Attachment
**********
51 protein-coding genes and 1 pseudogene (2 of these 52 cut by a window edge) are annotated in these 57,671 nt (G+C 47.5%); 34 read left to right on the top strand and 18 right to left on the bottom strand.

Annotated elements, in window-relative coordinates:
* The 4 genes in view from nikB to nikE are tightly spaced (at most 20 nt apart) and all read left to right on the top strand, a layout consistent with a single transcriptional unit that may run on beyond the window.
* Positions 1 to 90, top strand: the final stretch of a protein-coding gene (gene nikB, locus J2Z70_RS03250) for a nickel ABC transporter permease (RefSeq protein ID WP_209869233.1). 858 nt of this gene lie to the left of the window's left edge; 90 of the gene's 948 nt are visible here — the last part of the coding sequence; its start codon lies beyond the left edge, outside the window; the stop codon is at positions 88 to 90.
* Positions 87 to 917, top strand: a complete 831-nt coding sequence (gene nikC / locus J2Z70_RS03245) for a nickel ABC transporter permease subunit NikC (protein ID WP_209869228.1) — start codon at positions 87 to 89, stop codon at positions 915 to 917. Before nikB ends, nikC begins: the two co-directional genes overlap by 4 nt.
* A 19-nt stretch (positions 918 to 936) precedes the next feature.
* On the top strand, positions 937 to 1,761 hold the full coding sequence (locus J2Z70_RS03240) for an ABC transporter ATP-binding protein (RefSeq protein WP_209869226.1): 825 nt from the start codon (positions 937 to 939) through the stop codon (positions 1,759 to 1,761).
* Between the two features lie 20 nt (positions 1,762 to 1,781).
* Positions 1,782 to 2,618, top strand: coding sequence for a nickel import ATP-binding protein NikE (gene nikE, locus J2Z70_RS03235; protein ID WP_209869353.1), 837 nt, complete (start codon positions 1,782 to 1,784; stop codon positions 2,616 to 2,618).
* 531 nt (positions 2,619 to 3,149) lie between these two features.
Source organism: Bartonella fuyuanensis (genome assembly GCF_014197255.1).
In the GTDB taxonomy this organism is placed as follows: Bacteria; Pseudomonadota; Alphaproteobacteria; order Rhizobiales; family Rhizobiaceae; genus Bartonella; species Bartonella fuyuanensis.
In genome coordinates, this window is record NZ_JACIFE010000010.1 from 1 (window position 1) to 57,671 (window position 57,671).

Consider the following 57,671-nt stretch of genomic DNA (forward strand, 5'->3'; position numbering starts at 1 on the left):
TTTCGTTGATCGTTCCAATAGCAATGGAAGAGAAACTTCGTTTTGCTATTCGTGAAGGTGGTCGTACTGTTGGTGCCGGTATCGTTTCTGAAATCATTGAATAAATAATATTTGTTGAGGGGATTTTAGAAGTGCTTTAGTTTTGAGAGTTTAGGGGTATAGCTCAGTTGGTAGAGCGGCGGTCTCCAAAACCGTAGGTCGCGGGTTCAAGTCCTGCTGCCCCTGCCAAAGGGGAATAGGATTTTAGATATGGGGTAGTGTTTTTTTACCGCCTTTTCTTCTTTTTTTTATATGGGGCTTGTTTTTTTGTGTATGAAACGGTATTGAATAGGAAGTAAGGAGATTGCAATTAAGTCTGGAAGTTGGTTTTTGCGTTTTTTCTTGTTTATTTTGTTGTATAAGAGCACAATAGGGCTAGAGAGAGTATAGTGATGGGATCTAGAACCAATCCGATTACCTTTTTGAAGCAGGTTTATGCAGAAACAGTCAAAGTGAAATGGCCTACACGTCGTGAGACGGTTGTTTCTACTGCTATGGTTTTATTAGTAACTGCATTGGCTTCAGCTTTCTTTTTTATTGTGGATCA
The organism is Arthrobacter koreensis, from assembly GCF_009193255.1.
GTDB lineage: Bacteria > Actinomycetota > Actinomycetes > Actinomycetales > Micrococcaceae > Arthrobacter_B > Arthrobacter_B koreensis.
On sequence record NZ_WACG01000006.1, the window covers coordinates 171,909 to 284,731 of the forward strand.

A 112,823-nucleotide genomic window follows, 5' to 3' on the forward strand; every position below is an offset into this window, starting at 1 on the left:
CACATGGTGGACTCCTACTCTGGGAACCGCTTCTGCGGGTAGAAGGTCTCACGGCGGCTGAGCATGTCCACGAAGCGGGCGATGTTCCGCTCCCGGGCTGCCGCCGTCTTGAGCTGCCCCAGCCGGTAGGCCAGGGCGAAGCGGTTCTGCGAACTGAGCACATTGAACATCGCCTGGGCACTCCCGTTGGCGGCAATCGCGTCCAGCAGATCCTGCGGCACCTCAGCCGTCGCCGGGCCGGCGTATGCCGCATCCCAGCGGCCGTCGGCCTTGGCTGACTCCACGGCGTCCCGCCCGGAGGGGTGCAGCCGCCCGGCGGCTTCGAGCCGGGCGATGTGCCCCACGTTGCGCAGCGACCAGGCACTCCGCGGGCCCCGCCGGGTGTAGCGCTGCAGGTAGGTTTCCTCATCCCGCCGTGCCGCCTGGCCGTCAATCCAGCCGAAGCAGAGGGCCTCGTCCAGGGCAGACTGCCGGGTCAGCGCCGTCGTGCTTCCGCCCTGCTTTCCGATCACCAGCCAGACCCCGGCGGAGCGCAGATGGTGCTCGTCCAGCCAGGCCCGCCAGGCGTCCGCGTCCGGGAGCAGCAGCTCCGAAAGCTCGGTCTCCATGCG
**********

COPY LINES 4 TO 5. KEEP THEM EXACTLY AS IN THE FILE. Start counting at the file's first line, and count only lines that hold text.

* Positions 1 to 90, top strand: the final stretch of a protein-coding gene (gene nikB, locus J2Z70_RS03250) for a nickel ABC transporter permease (RefSeq protein ID WP_209869233.1). 858 nt of this gene lie to the left of the window's left edge; 90 of the gene's 948 nt are visible here — the last part of the coding sequence; its start codon lies beyond the left edge, outside the window; the stop codon is at positions 88 to 90.
* Positions 87 to 917, top strand: a complete 831-nt coding sequence (gene nikC / locus J2Z70_RS03245) for a nickel ABC transporter permease subunit NikC (protein ID WP_209869228.1) — start codon at positions 87 to 89, stop codon at positions 915 to 917. Before nikB ends, nikC begins: the two co-directional genes overlap by 4 nt.